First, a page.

MK: Yeah, it was like Abel’s one in where it was ambiguous and you could get in on charge characters like Guile and Chun Li and you know, Bison. It was a fantastic tool in not just providing an ambiguous cross up but establishing Mantis game. And they changed it (In Super) to a Vega, a Bison. Jump arc. Where you know, it’s this freakin’ high, this vert… and they didn’t change the animations to suit it. So you still had these animations for a much more horizontal jump arc. But out of place in this giant vertical one. So you’ve got no ambiguous [cross ups]. You’ve got no safe jumps.
S: You can literally see the crossup coming.
MK: You can see it coming a mile away and there’s no moves to hide it otherwise. And that is the most frustrating thing. Is that jump arc is proof enough that they haven’t thought about Gen to a point where you know, he can be fixed. And they come back and they say. “Well we don’t have anyone that plays Gen at Capcom so you know, tough luck”. And you know the counter poke I have and the Gen community has for it is that for the past, for nearly 4 years now, we’ve been developing guides on SRK and there’s this thread now that’s like 80 pages long (it’s actually 40ish pages) where on the front page you can see the basics of what everyone wanted for Gen’s arcade changes. And, I don’t know. It seems like Capcom US does a fantastic job in listening to the community and then Capcom Japan shafts all the good work that umm…
S: I think it has a lot to do with character popularity in Japan. Because no one in Japan also plays Dee Jay.
MK: I think its not so much popularity I think it’s more what Capcom thinks. I don’t think Capcom aims for overall balance. Like SEGA does with Virtua Fighter. Like they don’t aspire to have a flat level tier list. In that, the bottom tier if played well enough will be able to compete solidly with a high tier. They want a broken game with super low tier characters because you still have these people that love playing a low tier character and the challenges that come with it and then you got people who don’t really have it in them to use a low tier as their main so they’re more comfortable to use someone who has those options.
M: I don’t think SSFIV has a super low tier. And I play Hakan. I think it’s much more balanced.
MK: I think it’s much more balanced that previous Street Fighters but it is still, not balanced enough or they don’t really do the right things here or there.
S: I think overall you have… I think it’s probably the most balanced Street Figher in terms of that anybody can beat anyone. But the problem that…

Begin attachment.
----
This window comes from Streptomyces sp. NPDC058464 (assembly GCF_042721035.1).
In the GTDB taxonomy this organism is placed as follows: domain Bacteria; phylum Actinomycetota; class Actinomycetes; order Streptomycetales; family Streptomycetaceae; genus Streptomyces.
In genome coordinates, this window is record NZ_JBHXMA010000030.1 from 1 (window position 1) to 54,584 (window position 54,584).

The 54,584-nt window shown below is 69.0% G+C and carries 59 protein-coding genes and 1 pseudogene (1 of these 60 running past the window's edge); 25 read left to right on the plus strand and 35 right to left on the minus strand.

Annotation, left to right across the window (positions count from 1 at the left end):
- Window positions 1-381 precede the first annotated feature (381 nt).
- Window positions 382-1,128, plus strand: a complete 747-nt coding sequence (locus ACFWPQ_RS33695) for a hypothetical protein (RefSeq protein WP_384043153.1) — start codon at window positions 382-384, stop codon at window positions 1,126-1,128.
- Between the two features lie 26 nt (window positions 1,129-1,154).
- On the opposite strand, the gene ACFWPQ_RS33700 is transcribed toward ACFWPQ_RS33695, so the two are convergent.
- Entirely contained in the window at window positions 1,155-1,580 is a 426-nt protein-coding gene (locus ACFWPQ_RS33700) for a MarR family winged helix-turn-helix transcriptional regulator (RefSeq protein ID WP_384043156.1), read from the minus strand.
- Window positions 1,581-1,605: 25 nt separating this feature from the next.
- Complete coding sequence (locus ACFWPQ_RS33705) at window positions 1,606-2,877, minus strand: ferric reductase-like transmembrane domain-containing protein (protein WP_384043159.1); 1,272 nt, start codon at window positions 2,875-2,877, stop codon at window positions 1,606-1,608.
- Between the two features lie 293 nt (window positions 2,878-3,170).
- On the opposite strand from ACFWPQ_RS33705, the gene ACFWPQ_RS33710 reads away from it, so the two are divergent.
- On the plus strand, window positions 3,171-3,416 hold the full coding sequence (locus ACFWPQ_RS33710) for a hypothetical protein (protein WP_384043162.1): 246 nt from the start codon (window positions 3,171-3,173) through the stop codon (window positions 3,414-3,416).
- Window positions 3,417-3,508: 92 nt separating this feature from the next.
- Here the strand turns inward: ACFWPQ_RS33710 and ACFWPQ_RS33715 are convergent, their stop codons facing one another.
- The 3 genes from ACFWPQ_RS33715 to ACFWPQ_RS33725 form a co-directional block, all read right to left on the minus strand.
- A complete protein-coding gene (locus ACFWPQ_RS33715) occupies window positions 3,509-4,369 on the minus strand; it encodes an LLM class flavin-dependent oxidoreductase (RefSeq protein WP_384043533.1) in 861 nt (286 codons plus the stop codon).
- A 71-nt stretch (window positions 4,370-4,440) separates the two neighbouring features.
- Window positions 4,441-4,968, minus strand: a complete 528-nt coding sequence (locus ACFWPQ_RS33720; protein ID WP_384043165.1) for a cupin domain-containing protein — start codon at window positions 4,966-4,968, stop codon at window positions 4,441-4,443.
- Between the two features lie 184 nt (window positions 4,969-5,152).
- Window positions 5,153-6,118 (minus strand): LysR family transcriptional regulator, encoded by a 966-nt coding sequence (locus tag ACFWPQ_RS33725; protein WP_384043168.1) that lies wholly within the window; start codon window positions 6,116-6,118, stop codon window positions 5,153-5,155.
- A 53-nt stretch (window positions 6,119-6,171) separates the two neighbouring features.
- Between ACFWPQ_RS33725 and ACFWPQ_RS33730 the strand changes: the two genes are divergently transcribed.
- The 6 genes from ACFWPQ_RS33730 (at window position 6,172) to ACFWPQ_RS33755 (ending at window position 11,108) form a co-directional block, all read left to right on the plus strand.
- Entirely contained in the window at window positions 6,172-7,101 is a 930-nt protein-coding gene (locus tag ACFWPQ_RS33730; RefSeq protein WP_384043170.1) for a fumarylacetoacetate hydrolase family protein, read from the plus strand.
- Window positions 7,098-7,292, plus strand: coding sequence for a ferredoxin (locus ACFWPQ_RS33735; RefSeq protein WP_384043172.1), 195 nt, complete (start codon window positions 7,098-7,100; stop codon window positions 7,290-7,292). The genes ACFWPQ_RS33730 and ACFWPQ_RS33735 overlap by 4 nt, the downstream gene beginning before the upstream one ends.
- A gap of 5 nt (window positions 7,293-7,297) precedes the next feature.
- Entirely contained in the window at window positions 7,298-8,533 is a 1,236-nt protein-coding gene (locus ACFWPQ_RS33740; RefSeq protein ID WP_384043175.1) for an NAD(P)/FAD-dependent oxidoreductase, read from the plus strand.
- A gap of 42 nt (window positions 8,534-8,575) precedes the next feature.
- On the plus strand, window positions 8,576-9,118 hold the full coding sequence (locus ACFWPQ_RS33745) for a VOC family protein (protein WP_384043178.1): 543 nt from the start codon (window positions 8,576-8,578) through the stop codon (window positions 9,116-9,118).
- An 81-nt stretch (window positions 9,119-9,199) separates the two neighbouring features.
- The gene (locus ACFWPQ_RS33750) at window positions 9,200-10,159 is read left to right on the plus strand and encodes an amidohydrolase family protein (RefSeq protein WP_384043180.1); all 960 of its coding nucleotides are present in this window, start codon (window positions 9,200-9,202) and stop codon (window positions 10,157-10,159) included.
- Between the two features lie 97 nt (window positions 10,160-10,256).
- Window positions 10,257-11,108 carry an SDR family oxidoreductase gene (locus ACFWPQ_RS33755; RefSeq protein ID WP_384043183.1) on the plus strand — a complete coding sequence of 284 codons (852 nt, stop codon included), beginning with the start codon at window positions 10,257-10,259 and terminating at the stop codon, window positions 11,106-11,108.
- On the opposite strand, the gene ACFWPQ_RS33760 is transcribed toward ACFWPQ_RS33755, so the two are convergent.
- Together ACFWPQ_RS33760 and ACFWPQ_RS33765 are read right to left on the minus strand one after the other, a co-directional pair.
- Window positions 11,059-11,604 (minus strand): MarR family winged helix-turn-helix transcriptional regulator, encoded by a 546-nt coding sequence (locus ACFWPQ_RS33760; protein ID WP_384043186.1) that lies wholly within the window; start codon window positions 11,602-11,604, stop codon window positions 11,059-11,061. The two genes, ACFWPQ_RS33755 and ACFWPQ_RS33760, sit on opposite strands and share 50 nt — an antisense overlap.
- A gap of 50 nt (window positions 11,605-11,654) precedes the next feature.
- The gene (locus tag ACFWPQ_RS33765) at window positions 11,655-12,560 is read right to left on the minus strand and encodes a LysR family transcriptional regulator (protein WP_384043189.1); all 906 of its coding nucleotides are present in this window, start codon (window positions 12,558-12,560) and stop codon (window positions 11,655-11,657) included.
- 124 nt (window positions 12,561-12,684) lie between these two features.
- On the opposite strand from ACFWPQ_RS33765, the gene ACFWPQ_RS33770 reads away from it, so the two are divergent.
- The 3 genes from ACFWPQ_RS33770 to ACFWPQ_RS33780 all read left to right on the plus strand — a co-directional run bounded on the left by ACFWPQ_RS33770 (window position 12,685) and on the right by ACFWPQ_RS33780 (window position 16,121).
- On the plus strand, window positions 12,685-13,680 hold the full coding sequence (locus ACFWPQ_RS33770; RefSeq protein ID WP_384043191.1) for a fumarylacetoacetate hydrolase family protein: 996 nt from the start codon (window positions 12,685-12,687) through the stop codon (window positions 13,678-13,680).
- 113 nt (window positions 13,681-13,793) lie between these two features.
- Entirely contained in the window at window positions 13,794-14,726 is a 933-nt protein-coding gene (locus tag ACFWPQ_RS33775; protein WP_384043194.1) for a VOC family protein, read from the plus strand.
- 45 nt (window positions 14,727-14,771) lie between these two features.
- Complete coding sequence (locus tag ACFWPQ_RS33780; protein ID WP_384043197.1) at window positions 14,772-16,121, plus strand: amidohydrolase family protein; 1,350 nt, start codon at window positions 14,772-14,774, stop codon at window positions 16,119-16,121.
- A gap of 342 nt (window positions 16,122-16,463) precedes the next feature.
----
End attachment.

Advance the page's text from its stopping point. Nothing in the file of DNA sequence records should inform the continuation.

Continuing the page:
MK: I don’t think anybody can beat anyone. I think there’s a lot of characters that have matchups that are suicide.
S: Uhh that’s…
M: It’s still nothing compared to the matchups in ST right, which are true 8-2 matchups.
S: The thing with ST matchups is that, because of the high damage you can still win. Like Geif Vs Dee jay in theory can be said that it’s 7-3 / 8-2 but once Gief gets in I’m fucked. It’s 2 SPD’s. Death. That’s the problem with Street Fighter IV is that it takes so much longer to kill anyone.
S: In SF IV to me I think it just boils down to just normals. Because certain things beat out other things so if your character doesn’t have better normals than the other characters then you usually tend to lose.
MK: I think it’s the most frustrating of the Street Fighter series to date, in that. Tech’s just seem… the way you can just do assist tech.Down back light kick kara into throw so you can option select teching a grab. It takes that sorta challenge out of it. And the start up. The much slower start up, on normals so that if you have those lightning fast reactions for stuff it doesn’t work. You have to be thinking a lot more ahead, so you don’t really have a safe guard. So if you have that sorta *click* reaction for that sorta shit at the last minute.
S: I miss whiffing normals to bait stuff out.
MK: It can still happen it’s but it’s not, yeah.
S: When I throw something out to try and..
MK: It’s too defensive. In my mind. But from playing like 3 days of AE. It just doesn’t feel as defensive.
S: I think Arcade Edition is just a huge improvement overall area.
M: Yeah, my character got nerfed. Heheh.
S: Yeah, but he didn’t get nerfed to the point where he’s not unplayable.